Faldo and Woosnam won 3.5 points out of four matches in the 1987 Ryder Cup and then played together in all four sessions again in 1989, where they won 2.5 points.
The duos of Faldo/Woosnam and Balesteros/Olazabal were the spearheads of Europe’s Ryder Cup sides towards the late 80s and early 90s. Both have gone down in history as two of the best.
Darren Clarke and Lee Westwood
Clarkey and Westy tied Faldo and Woosnam with six points, a total that only Seve and Olazabal surpassed.
The pair played together between 1999 and 2006 and won six and lost two from their eight matches.
They won 2/4 at the 1999 match at Brooklyn and didn’t play again for five years, after Clarke and Bjorn and Westwood and Garcia were the more frequent pairings in 2002 under Sam Torrance at The Belfry.
It was worth the wait though, as they won every single match they played together at Oakland Hills in 2004 and the K Club in 2006.
Bernhard Langer and Colin Montgomerie
Langer and Monty, always fierce but friendly foes in their careers, go down as one of the best European pairings to grace the Ryder Cup.
The pair won 5.5 points from seven games, winning five, losing one and drawing one. They were undefeated in four foursomes matches, winning three of them.
They played together first in 1991 and teamed up for the final time in 2002.
Sergio Garcia and Lee Westwood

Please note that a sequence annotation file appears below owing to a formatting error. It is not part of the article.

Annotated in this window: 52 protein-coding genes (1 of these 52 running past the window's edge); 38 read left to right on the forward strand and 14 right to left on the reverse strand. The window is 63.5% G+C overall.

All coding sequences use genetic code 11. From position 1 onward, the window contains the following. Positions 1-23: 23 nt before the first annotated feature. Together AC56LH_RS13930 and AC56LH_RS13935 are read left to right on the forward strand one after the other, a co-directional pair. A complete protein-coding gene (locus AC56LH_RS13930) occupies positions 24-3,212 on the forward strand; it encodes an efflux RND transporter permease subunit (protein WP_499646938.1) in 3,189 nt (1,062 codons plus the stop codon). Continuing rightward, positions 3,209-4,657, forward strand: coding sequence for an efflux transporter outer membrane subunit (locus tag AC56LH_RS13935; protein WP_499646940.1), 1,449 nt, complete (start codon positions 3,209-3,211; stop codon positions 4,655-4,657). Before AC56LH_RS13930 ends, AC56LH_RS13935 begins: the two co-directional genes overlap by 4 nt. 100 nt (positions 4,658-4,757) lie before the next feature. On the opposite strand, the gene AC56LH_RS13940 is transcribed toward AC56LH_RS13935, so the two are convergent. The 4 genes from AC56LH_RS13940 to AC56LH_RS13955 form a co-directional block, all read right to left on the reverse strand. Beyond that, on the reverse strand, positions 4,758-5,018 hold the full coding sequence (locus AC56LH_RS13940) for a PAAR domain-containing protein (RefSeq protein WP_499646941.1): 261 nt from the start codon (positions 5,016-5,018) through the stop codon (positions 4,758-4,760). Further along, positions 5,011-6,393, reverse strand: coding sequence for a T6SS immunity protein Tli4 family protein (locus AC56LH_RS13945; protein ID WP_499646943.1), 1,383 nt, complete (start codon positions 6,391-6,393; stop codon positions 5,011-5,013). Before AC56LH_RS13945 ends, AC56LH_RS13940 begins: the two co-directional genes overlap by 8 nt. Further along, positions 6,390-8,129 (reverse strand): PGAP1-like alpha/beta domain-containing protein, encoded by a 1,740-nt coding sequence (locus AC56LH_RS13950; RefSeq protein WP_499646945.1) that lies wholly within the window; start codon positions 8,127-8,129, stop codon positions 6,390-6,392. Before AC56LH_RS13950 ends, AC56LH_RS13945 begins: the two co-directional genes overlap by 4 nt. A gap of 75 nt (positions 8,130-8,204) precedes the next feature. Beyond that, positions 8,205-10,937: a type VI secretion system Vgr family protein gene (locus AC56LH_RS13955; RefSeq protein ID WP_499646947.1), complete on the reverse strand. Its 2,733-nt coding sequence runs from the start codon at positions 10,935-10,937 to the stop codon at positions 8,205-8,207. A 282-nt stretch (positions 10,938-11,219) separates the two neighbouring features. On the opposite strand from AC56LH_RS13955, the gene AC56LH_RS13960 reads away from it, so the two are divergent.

Whilst Lee Westwood had a great partnership with Darren Clarke, he and Sergio Garcia also made quite a handy team.
They played together on seven occasions between 2002 and 2008, winning five points with four wins, one loss and two halves.
They were undefeated in foursomes, winning two and halving one from three games and won 2.5 points from their four fourball games.
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Best Ryder Cup Pairings In History – USA
Arnold Palmer and Gardner Dickinson
Palmer and Dickinson are certainly one of the best pairings in Ryder Cup history.
The Americans played together five times in the Ryder Cup between 1967 and 1971 and won all five matches.
Gardner Dickinson, who never won a major, played in both the 1967 and 1971 matches and won nine of his 10 games including all five in 1967 at the Champions Golf Club in Texas.